BuzzFeed News found two ads placed in the last three days casting doubt on human rights violations in Xinjiang, where the Chinese government has detained more than a million people.
Extending the reach of its propaganda beyond its borders, Chinese state-owned media is running ads on Facebook seemingly designed to cast doubt on human rights violations occurring under the government’s mass incarceration of Muslim minorities in the country’s northwest Xinjiang region.
BuzzFeed News found three ads — two active and one inactive — within Facebook’s ad library extolling the alleged success stories of detainees at the camps and claiming that the detention centers were not meant to interfere with religious beliefs and practices. The two active ads had been placed in the last four days and were targeted to an audience in the United States and other countries.
The Global Times placed one of the active Facebook ads on Monday, in which it claimed that “if the centers were set up earlier, fewer violent attacks would happen.” The state-controlled tabloid, which has both Chinese and English language editions, is best known for its nationalistic opinion and editorial page.
Since 2017, more than a million Uighur Muslims and other ethnic minorities have been detained in internment camps in the Xinjiang region in northwest China. While the United States government and the international community have decried the human rights violations within these camps, the Chinese government has dismissed these criticisms, billing the imprisonment as re-education or vocational training. Last month, the Chinese government said that most of the detainees had been released, a claim disputed in a report in the New York Times.
Accompanying the Global Times’ ad is a one-minute, thirty-six second video captioned “Xinjiang center trainees graduate with hope for future,” showing supposedly former detainees showcasing vocational skills by binding books or making bread. Footage purportedly from the centers shows Uighur detainees in classrooms, performing dances, and playing table tennis.
“Establishing vocational education and training centers helps Xinjiang maintain enduring social stability and fight religious extremism,” an English-language slide reads toward the end of the video. The message is clearly not intended for a Chinese audience — Facebook is blocked in the country.
BuzzFeed News discovered the ads after reviewing promoted Twitter and Facebook posts by Chinese state media that pushed an anti-protestor narrative about the ongoing anti-extradition demonstrations in Hong Kong. On Monday, Twitter said it would no longer accept advertisements from state-owned media companies without independent editorial oversight. Facebook said it would continue to accept advertisements from such organizations, but would review individual ads about the Hong Kong protests to see if they violated their content policies.
A spokesperson for Facebook declined to comment on the Xinjiang ads.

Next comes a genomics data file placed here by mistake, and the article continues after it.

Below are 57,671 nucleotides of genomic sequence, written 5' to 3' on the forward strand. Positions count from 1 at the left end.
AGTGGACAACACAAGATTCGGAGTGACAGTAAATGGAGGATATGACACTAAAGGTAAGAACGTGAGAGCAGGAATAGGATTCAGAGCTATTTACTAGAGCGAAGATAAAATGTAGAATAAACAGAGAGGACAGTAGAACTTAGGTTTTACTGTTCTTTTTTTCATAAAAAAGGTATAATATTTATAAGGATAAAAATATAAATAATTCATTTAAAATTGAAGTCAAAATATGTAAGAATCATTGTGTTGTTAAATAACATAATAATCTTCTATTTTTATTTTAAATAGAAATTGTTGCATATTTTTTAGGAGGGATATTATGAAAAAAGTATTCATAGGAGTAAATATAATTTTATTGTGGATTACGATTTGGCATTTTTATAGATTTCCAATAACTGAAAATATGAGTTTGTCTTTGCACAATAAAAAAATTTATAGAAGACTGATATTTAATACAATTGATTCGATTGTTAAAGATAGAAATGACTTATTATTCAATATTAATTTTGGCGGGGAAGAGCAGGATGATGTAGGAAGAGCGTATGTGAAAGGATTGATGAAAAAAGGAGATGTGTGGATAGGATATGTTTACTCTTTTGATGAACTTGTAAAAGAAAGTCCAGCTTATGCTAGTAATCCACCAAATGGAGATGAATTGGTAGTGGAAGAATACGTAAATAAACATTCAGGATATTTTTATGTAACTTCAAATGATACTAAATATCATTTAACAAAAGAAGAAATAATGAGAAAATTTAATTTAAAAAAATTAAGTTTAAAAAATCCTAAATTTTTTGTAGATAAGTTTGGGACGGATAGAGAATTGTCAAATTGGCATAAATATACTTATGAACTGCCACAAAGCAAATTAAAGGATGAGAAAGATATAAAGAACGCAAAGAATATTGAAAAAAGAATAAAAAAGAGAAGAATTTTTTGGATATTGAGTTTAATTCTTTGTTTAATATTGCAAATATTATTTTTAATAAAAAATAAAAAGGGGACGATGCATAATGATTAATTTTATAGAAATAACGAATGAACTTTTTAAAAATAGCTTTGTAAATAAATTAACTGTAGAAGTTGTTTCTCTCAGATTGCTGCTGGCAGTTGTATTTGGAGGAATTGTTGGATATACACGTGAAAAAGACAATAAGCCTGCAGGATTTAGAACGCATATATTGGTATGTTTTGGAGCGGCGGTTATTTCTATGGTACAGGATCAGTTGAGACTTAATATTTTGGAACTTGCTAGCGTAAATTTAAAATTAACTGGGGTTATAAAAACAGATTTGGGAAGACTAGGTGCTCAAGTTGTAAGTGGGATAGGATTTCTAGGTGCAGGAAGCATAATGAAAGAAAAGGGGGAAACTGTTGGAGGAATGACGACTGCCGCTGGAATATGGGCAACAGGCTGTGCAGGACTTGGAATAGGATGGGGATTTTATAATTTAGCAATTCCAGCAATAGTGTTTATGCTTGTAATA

On Tuesday, the Intercept reported that the Global Times had placed more than 50 English-language ads on Twitter between June and August that “deliberately obscure the truth about the situation in Xinjiang and attack critics of the country’s ruling Communist Party regime.”
The Xinjiang ads on Facebook were not as prevalent, but promoted the same narrative. The earliest ad that BuzzFeed News found was from English-language Chinese cable network China Global Television Network (CGTN) that ran for a three-day period in January 2019.
The inactive ad, which quoted an Malaysian diplomat saying the Xinjiang camps “were an effective way to counter extremism and terrorism” and linked to a CGTN article, cost less than $100 and had fewer than a thousand impressions. It was shown mainly to men between 18 and 24 in Indonesia and India, according to statistics from Facebook’s ad library.
CGTN, which has nearly 84 million followers on Facebook and typically places ads featuring pandas, also bought a promoted post on Friday that is still active.
“White paper: #Xinjiang’s vocational education and training centers never interfere in the freedom of religious belief,” the post read, though it doesn’t provide a link to any article. “Trainees’ basic rights are protected and they enjoy freedom of correspondence.”
Facebook’s ad library does not currently show how much was spent on the post or to whom it was shown, though BuzzFeed News determined it was delivered to US audiences.
There was also no demographic or ad spend data on the advertisement from the Global Times, which has more than 42 million followers on Facebook.
BuzzFeed News did not find ads addressing the situation in Xinjiang on the Facebook pages of other state-owned outlets, including Xinhua News Agency, China Daily, or People’s Daily China.
While Facebook remains blocked in China, Facebook’s ad library shows that some of the page managers for state-owned outlets are based in the country. CGTN’s main Facebook page is managed by 14 individuals in China, one in Kenya, one in Turkey, and one in the US. The Global Times’ Facebook page is managed by three individuals in China, one in Canada, and one in the US.
A Facebook spokesperson declined to comment on how or why people in China were overseeing these pages. After spending years trying to enter the country, Facebook decided earlier this year that it would put place those plans on hold, a senior executive told BuzzFeed News.
With reporting from Megha Rajagopalan and Jane Lytvynenko.